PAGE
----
The digital challenge: are NHS organisations on track to meet paperless goals?

Tracey Lethbridge, head of UK public sector at OpenText, discusses digitisation in the NHS and whether the service is on track to meet its paperless target.

Overstretched and under resourced, the National Health Service (NHS) is an organisation we all rely upon and yet often take for granted. Whilst virtually every aspect of modern life has been radically reshaped by innovation and technology, the UK’s delivery of healthcare remains locked into a service model created when the organisation was founded more than 70 years ago.

The NHS is made up of hundreds of separate but linked Trusts operating on different systems and located across the country. It’s no wonder managing the complex interactions and data flows between trusts, systems and individuals has become a long and arduous task that too often falls on patients themselves.

With new models of care emerging and evolving all the time, there is a need for the NHS to adopt more effective ways to manage and share their information between organisations, geographies, systems and individuals.

In January 2019, the UK government announced its radical NHS Long Term Plan. Designed to address the lack of interoperability between these organisations and to improve the quality of patient care across the UK, the plan states that all secondary healthcare providers will need to transition to digital records by 2023. This – in theory – will enable clinicians to access patient records anywhere and anytime. Within only four years, the entire healthcare landscape in the UK could change.

But, are NHS Trusts really on track to meet this ambitious deadline?

The long road to paperless

According to recent FOI research carried out by OpenText, only one in ten (12%) of NHS Trusts are fully digitised so far. This means only one in ten organisations are benefiting from a ‘one patient, one record’ environment.

Ultimately, accurate and timely patient data is at the heart of delivering quality care. Without a single access point to this data, NHS organisations cannot derive true value from the data. This can lead to delayed treatments, increased waiting times and overworked healthcare professionals. Most importantly, without accurate and accessible data at the point of care, a patient’s life could even be on the line.

Digitising could enable clinicians to boost their productivity and help more people, more quickly. Yet too many NHS organisations are still relying on paper-based patient records. In fact, when asked, although only 16 of the 52 Trusts surveyed (31%) were able to provide an answer, these Trusts alone created more than 1.7 million paper-based records over the course of a three-month period.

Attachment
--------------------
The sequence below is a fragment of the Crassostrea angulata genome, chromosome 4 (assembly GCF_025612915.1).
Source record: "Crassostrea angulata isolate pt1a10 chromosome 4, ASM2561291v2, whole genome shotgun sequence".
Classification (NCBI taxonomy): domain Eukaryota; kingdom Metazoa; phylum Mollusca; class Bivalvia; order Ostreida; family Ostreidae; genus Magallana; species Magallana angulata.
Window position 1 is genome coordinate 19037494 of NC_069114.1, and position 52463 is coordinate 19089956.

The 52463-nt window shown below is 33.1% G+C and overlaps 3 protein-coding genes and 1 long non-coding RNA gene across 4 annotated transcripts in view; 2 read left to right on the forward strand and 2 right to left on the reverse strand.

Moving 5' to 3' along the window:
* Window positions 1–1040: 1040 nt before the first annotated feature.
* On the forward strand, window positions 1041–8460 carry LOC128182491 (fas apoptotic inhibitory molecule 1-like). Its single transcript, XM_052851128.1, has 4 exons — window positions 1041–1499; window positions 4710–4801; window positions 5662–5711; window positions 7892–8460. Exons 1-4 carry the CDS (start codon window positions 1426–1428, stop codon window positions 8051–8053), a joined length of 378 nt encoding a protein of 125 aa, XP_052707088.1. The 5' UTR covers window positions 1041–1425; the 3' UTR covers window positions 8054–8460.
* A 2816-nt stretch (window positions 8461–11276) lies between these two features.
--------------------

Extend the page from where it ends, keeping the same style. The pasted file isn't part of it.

There is no question about it, progress needs to be realised if healthcare services are to be made safer, more effective and more efficient. The paper approach is past its sell by date.

A new, digital chapter

Whilst the paperless ambition seems a far-away dream for some NHS organisations – due to budget restraints and staff shortages – others are preparing for a truly digital future.

Over half (67%) of Trusts plan to fully digitise in the future. Forty-two percent plan to meet the 2023 deadline and abolish paper records in the next four years. The key for these Trusts will be to ensure staff are equipped to manage and make the most of the technologies which will be available to them.

If NHS organisations are empowered – through modern technologies and education – to evolve working practices, they will not only save money but also improve the service they provide to patients. With 85% of Trusts investing in some sort of digital training, it appears education is set to play a huge role in helping the NHS to meet its paperless goal.

The NHS is already one of the biggest data generators in the world but thanks to traditional paper-based patient records it has operated in siloes for far too long. Taking a digital approach to information management could reduce the documentation pressures placed on clinicians, enabling them to focus on what matters; their patients. By creating a more standardised approach to document management, it could also help to preserve one of the UK’s most valuable assets; the National Health Service.



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